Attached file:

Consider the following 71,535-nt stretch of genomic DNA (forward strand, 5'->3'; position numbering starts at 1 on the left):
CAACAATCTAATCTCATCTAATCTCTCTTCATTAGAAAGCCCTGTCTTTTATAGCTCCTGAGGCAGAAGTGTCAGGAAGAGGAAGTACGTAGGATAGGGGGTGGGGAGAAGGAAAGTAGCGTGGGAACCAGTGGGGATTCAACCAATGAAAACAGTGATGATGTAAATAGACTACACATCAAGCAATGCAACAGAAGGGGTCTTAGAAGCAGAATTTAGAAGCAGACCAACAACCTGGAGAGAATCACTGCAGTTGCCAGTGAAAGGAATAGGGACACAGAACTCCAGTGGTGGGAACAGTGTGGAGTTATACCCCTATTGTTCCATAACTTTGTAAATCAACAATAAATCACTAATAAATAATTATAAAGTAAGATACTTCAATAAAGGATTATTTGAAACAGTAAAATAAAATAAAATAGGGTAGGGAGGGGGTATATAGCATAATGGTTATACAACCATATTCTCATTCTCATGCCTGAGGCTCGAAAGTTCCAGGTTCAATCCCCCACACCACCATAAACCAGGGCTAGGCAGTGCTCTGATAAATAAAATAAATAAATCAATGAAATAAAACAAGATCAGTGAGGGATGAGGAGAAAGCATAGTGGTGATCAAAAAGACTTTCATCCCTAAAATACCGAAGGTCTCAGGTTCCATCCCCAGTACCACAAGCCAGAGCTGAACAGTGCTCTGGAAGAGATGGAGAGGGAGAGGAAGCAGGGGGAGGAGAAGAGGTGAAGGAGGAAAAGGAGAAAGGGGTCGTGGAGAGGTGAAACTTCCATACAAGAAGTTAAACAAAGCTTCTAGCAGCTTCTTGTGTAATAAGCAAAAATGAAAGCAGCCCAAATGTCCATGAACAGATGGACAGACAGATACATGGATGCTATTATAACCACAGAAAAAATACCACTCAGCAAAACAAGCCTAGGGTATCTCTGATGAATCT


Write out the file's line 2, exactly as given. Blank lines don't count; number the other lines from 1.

CAACAATCTAATCTCATCTAATCTCTCTTCATTAGAAAGCCCTGTCTTTTATAGCTCCTGAGGCAGAAGTGTCAGGAAGAGGAAGTACGTAGGATAGGGGGTGGGGAGAAGGAAAGTAGCGTGGGAACCAGTGGGGATTCAACCAATGAAAACAGTGATGATGTAAATAGACTACACATCAAGCAATGCAACAGAAGGGGTCTTAGAAGCAGAATTTAGAAGCAGACCAACAACCTGGAGAGAATCACTGCAGTTGCCAGTGAAAGGAATAGGGACACAGAACTCCAGTGGTGGGAACAGTGTGGAGTTATACCCCTATTGTTCCATAACTTTGTAAATCAACAATAAATCACTAATAAATAATTATAAAGTAAGATACTTCAATAAAGGATTATTTGAAACAGTAAAATAAAATAAAATAGGGTAGGGAGGGGGTATATAGCATAATGGTTATACAACCATATTCTCATTCTCATGCCTGAGGCTCGAAAGTTCCAGGTTCAATCCCCCACACCACCATAAACCAGGGCTAGGCAGTGCTCTGATAAATAAAATAAATAAATCAATGAAATAAAACAAGATCAGTGAGGGATGAGGAGAAAGCATAGTGGTGATCAAAAAGACTTTCATCCCTAAAATACCGAAGGTCTCAGGTTCCATCCCCAGTACCACAAGCCAGAGCTGAACAGTGCTCTGGAAGAGATGGAGAGGGAGAGGAAGCAGGGGGAGGAGAAGAGGTGAAGGAGGAAAAGGAGAAAGGGGTCGTGGAGAGGTGAAACTTCCATACAAGAAGTTAAACAAAGCTTCTAGCAGCTTCTTGTGTAATAAGCAAAAATGAAAGCAGCCCAAATGTCCATGAACAGATGGACAGACAGATACATGGATGCTATTATAACCACAGAAAAAATACCACTCAGCAAAACAAGCCTAGGGTATCTCTGATGAATCT